T Company is a wholly Chinese-owned company engaged in the online game operation business and has the internetb content provider licence and other permits (a licence and permits that cannot be secured by foreign-invested enterprises) required to engage in its business. The foreign investor established a WFOE in China through a British Virgin Islands company. The WFOE executed a series of profit conveyance agreements with T Company and a series of control agreements with the founding shareholder of T Company.

In the course of their co-operation, a conflict arose between the founder and investor over control of T Company. The founder wished to regain control of T Company through a denial of the validity of the VIE agreement, whereas the investor wished to have the VIE agreement performed so as to achieve actual control of T Company. The core focus of the case, then, was whether the VIE agreement and arrangements were valid.

The finding

The Shanghai CIETAC tribunal found as follows in its final award: the core objective and result of the arrangement (which consisted of securing control over the decision-making and returns of T Company through the WFOE executing the profit conveyance agreements and control agreements with T Company and the founder) was “to enable the WFOE, which did not have online game operation qualifications, to participate in the operation of online games in the PRC and to obtain the attendant returns”. This arrangement violates express provisions of current laws that prohibit foreign investors from actually controlling and participating in the online game operation business of domestic enterprises through such indirect means as executing relevant agreements or the provision of technical support, as well as the Contract Law and other such regulations.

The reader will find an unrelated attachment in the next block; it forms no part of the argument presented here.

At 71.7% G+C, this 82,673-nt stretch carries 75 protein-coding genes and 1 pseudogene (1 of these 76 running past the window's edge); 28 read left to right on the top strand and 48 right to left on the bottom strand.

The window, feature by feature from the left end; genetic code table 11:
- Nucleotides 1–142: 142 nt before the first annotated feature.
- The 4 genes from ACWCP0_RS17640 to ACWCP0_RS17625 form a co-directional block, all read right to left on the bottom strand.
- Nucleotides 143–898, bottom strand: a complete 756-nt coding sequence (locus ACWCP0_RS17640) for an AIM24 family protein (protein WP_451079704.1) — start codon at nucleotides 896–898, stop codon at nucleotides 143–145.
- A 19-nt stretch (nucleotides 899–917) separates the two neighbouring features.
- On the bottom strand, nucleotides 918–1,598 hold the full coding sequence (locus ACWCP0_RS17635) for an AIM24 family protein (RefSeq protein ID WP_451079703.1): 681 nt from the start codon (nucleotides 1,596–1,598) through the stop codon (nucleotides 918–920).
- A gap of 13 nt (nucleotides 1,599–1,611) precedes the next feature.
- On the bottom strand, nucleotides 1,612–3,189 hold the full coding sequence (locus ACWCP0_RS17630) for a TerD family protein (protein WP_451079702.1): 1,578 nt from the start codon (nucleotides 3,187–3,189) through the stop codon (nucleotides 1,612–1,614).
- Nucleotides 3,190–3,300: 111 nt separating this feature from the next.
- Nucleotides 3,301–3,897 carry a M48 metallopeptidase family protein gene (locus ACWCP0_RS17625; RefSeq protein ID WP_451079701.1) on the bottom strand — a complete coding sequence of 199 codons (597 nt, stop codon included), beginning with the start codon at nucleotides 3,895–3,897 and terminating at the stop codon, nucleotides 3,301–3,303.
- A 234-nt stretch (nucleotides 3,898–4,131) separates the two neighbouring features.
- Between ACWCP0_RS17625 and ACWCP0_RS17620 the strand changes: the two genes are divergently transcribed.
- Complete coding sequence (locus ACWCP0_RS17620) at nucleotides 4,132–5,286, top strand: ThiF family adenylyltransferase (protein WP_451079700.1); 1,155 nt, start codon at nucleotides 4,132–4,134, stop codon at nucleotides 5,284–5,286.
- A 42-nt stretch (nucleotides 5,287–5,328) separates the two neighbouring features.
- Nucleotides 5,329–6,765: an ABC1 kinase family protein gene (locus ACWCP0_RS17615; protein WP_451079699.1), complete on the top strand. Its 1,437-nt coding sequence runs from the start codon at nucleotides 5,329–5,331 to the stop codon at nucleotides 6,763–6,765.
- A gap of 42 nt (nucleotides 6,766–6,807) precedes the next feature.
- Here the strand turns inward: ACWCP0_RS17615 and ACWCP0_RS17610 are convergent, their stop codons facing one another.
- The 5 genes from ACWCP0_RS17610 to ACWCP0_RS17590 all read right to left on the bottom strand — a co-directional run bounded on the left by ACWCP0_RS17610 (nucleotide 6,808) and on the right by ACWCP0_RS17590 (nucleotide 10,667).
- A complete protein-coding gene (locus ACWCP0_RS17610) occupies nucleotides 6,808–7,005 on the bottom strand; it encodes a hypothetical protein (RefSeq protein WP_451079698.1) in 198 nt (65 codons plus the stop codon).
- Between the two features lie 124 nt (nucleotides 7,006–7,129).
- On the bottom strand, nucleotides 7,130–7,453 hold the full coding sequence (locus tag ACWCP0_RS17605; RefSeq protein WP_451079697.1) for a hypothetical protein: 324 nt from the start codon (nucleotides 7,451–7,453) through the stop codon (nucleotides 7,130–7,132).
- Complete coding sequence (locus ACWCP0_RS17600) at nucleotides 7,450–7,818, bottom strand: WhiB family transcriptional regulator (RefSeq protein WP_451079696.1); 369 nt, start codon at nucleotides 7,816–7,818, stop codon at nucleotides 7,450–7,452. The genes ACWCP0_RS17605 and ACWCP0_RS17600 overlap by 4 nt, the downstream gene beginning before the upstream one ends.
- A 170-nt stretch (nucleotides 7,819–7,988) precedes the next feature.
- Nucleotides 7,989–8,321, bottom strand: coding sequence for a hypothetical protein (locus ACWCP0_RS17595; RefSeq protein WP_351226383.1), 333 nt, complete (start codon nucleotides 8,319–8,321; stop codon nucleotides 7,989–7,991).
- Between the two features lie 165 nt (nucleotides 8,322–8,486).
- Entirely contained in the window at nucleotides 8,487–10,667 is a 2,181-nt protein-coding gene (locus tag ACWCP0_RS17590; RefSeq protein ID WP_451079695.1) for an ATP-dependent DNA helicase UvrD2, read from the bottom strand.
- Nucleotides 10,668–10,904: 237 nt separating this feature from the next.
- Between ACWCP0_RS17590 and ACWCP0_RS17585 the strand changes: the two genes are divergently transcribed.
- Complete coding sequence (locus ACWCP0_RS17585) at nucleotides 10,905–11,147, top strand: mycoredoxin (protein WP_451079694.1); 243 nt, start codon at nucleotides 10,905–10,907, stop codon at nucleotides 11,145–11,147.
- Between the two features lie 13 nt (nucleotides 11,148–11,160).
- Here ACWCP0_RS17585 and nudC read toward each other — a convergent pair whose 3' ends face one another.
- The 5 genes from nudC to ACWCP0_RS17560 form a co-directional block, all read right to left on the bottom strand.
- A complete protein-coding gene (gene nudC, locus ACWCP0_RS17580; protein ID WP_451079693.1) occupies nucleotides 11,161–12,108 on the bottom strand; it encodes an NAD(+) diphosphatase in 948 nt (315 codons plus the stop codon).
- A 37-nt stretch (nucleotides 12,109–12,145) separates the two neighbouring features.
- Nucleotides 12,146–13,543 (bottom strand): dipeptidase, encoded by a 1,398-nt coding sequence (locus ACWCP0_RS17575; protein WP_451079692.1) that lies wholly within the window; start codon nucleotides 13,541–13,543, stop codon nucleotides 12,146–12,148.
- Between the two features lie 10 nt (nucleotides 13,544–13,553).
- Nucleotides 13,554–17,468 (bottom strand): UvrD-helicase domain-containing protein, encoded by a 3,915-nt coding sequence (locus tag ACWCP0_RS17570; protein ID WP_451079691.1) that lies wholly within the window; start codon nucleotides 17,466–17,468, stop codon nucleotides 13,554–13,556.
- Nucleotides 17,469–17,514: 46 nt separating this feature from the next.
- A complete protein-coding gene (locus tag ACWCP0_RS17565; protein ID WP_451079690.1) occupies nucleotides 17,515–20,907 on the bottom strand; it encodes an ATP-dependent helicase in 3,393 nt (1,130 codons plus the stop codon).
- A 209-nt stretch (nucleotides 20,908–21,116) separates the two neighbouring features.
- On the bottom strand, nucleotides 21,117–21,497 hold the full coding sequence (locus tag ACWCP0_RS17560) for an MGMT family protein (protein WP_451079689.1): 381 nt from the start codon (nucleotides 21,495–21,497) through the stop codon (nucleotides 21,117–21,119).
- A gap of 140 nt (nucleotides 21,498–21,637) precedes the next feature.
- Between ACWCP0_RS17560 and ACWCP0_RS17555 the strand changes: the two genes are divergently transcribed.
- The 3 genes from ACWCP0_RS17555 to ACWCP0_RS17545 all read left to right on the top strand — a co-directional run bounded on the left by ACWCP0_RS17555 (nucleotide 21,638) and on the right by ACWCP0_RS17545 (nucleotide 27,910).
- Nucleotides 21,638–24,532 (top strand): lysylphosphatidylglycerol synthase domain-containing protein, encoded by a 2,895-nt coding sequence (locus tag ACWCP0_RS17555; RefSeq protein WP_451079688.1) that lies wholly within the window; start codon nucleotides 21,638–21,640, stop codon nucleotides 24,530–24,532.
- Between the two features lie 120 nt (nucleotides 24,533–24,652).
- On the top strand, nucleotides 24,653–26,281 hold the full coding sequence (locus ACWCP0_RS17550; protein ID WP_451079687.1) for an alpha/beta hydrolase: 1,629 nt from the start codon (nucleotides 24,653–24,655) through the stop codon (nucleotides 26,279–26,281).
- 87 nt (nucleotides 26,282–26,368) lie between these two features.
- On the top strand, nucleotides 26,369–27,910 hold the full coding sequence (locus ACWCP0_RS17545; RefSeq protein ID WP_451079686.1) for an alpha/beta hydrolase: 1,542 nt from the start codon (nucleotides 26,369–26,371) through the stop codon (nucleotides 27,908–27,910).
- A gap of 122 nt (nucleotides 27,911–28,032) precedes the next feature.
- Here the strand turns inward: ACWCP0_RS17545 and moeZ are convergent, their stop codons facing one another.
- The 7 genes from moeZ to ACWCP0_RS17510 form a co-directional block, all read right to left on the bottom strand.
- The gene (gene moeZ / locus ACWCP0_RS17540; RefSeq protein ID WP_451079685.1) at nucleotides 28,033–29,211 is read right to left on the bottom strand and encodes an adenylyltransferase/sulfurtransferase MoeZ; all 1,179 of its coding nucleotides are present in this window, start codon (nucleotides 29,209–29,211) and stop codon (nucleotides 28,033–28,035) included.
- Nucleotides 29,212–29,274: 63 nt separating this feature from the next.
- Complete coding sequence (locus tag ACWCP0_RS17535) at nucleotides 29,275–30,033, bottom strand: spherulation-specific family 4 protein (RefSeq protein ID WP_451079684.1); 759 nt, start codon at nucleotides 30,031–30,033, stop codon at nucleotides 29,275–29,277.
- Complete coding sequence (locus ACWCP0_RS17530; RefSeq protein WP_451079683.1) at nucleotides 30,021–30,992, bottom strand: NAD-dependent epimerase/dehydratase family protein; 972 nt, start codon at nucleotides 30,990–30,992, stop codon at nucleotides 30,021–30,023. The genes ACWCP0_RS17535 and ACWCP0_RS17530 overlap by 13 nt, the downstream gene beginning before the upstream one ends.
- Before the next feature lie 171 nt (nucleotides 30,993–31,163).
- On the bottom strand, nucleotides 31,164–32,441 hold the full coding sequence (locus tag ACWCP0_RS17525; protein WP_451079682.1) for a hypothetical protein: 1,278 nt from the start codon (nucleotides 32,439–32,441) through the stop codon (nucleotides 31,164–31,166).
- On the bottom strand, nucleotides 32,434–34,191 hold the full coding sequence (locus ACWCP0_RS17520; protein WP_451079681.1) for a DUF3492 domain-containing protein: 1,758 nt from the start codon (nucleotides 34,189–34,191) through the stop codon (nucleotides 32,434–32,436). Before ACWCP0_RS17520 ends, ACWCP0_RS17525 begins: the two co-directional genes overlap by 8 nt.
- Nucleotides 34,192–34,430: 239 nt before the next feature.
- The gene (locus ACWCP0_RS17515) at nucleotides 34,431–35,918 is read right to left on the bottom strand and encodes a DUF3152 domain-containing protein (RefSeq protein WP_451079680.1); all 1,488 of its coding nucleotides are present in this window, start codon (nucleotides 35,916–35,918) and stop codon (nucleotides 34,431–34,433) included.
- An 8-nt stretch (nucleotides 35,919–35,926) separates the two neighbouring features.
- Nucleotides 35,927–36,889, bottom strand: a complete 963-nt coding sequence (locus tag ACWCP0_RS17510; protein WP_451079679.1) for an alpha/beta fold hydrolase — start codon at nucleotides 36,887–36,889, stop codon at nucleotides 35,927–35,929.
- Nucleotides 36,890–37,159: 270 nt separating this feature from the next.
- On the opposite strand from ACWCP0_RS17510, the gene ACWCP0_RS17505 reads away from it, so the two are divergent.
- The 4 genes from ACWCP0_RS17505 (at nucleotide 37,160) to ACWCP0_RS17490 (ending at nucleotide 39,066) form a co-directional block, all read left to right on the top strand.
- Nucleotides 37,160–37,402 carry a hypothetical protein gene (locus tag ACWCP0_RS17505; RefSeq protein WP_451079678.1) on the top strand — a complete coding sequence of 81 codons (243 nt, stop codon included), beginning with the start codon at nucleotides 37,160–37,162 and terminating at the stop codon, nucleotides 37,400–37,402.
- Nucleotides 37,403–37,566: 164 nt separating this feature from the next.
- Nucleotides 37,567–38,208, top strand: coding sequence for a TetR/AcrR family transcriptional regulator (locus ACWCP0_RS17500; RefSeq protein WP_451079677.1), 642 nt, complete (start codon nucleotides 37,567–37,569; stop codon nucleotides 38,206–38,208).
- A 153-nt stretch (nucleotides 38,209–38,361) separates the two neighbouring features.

Accordingly, the tribunal, based on the Contract Law, rendered an award invalidating the VIE agreement in the case on the grounds that the lawful form of the VIE agreement (including both the control agreement and profit conveyance agreement parts) covered up illegal objectives and the agreement violated mandatory provisions of administrative regulations of the state.

Remaining questions

This case leaves many question marks. For example, the loan contract between the WFOE and T Company was not a part of the arbitration and the borrower had repaid the loan in full before the arbitration commenced. However, if the borrower had been unable to repay the loan, or if the loan contract had also become a part of the arbitration, what would be the outcome?

In this case, the online game operation sector is prohibited from foreign participation by all means. However, in other industries where VIE arrangements are not expressly prohibited, how should the validity of such VIE arrangements be judged? Should each of the agreements that form part of a VIE arrangement be taken as a “whole” for the purposes of review and rendering of an award, or can they be arbitrated separately? These questions require further consideration by litigators and corroboration in future VIE trial practice.

Kenneth Kong is a partner and Shelly Sui is an associate at Martin Hu & Partners (MHP Law Firm)

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胡光 Martin Hu

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孔焕志 Kenneth Kong

电子信箱 E-mail: kenneth.kong@mhplawyer.com

隋雪芹Shelly Sui

电子信箱 E-mail: shelly.sui@mhplawyer.com